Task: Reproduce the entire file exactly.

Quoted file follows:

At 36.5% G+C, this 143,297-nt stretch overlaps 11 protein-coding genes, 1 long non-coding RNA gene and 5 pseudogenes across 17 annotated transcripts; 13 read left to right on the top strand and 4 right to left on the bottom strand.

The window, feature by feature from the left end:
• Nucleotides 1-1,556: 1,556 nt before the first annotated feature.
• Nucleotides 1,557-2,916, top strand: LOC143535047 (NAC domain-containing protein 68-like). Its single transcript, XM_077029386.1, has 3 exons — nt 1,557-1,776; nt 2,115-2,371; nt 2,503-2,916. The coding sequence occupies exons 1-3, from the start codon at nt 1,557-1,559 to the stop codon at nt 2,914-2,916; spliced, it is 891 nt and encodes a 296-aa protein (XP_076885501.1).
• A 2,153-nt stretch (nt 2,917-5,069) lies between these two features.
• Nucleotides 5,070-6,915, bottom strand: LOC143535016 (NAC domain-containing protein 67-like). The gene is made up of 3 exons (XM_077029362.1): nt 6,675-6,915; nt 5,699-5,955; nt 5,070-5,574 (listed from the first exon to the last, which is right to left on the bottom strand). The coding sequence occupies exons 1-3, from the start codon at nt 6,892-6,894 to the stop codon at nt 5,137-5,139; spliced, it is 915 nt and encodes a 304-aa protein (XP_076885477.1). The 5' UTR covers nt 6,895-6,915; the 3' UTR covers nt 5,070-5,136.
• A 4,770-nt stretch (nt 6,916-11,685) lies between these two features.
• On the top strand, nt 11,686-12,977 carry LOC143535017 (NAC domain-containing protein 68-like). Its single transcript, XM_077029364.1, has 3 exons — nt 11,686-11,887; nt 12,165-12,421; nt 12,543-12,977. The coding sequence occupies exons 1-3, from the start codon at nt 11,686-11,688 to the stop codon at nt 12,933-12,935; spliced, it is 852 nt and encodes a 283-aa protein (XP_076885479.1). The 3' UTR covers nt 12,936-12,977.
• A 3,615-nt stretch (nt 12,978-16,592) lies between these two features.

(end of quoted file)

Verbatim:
At 36.5% G+C, this 143,297-nt stretch overlaps 11 protein-coding genes, 1 long non-coding RNA gene and 5 pseudogenes across 17 annotated transcripts; 13 read left to right on the top strand and 4 right to left on the bottom strand.

The window, feature by feature from the left end:
• Nucleotides 1-1,556: 1,556 nt before the first annotated feature.
• Nucleotides 1,557-2,916, top strand: LOC143535047 (NAC domain-containing protein 68-like). Its single transcript, XM_077029386.1, has 3 exons — nt 1,557-1,776; nt 2,115-2,371; nt 2,503-2,916. The coding sequence occupies exons 1-3, from the start codon at nt 1,557-1,559 to the stop codon at nt 2,914-2,916; spliced, it is 891 nt and encodes a 296-aa protein (XP_076885501.1).
• A 2,153-nt stretch (nt 2,917-5,069) lies between these two features.
• Nucleotides 5,070-6,915, bottom strand: LOC143535016 (NAC domain-containing protein 67-like). The gene is made up of 3 exons (XM_077029362.1): nt 6,675-6,915; nt 5,699-5,955; nt 5,070-5,574 (listed from the first exon to the last, which is right to left on the bottom strand). The coding sequence occupies exons 1-3, from the start codon at nt 6,892-6,894 to the stop codon at nt 5,137-5,139; spliced, it is 915 nt and encodes a 304-aa protein (XP_076885477.1). The 5' UTR covers nt 6,895-6,915; the 3' UTR covers nt 5,070-5,136.
• A 4,770-nt stretch (nt 6,916-11,685) lies between these two features.
• On the top strand, nt 11,686-12,977 carry LOC143535017 (NAC domain-containing protein 68-like). Its single transcript, XM_077029364.1, has 3 exons — nt 11,686-11,887; nt 12,165-12,421; nt 12,543-12,977. The coding sequence occupies exons 1-3, from the start codon at nt 11,686-11,688 to the stop codon at nt 12,933-12,935; spliced, it is 852 nt and encodes a 283-aa protein (XP_076885479.1). The 3' UTR covers nt 12,936-12,977.
• A 3,615-nt stretch (nt 12,978-16,592) lies between these two features.